Wednesday, February 12, 2014

What Do They Really Remember?

What do they really remember? This post explores my Day 100 tradition and discusses why the children remember it years later.

Years after they leave your class, what do your students remember?

One of the things my kids always remember is when we go from class to class, singing Day 100 songs.

Yesterday was Day 100 in our school, and we carried on my little tradition. Many of the teachers look forward to our visits every year, and it's a real treat to go into the other classrooms in the school.  (We NEVER go into each others' rooms, it's such a treat!)

Today at Morning Meeting, I asked my class to share how they truly felt about singing in front of all the different classes. I was thrilled with their honesty. Some said they felt nervous, excited, scared, embarrassed, or shy. When I asked each child, "But did you like it?" Every single child nodded an enthusiastic, "Yes!" 

I could tell most of the children absolutely loved it.  There were a couple of kids that I knew singing just wasn't their "thing", but I was hoping it would be a positive experience.  They said they loved it!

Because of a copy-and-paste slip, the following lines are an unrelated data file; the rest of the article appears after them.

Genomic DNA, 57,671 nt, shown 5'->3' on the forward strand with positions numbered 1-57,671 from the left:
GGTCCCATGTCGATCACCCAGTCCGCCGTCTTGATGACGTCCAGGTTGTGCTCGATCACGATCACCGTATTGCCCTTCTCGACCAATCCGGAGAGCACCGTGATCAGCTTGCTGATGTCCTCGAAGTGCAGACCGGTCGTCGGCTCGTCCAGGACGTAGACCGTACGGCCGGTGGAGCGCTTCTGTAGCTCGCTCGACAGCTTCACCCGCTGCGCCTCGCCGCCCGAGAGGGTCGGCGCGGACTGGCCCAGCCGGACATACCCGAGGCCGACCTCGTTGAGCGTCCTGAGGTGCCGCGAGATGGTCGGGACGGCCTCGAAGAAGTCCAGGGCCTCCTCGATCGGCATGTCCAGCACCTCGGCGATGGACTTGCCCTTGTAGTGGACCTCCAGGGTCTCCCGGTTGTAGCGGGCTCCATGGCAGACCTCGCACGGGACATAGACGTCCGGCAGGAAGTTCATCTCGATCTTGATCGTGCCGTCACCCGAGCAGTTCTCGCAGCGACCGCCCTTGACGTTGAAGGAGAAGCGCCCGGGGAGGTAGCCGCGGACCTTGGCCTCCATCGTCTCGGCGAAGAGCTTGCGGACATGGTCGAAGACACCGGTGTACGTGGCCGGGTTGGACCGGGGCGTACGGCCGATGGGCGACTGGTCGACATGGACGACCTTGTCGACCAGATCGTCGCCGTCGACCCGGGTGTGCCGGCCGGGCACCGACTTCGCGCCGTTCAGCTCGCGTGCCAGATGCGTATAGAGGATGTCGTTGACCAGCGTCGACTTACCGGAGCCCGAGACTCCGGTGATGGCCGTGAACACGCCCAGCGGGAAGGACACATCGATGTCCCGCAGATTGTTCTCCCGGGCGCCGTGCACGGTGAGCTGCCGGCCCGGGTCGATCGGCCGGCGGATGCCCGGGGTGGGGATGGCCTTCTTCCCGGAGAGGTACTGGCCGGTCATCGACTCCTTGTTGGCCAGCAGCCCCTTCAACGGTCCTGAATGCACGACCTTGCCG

As someone who is fascinated by how the brain works, I find myself pondering what it is about this experience that puts it permanently into the memory. Here's my theory:
  •  Singing in front of other classes uses strong emotions, which are directly connected to the memory.  
  • It's something they never have done before.  Novelty is directly connected to the memory.
  • It's music!  Music is amazing when it come to the brain.
  • It involves social interaction.  Again, connections with memory and learning.
What do your students remember about your class?


2 comments:

  1. My students remember our butterflies... Each September I order caterpillars and we watch the life cycle at least 2 times. Painted Lady butterflies need Hollyhock leaves to lay eggs. Thousands of eggs are laid but only about 20 survive. We do not have enough room or food for more than that. Years later, students come back and ask if we are still "doing" the butterflies.

    ReplyDelete
    Replies
    1. What a great experience for the kids! It must be such a thrill to watch them come out of their cocoons!

      Sally

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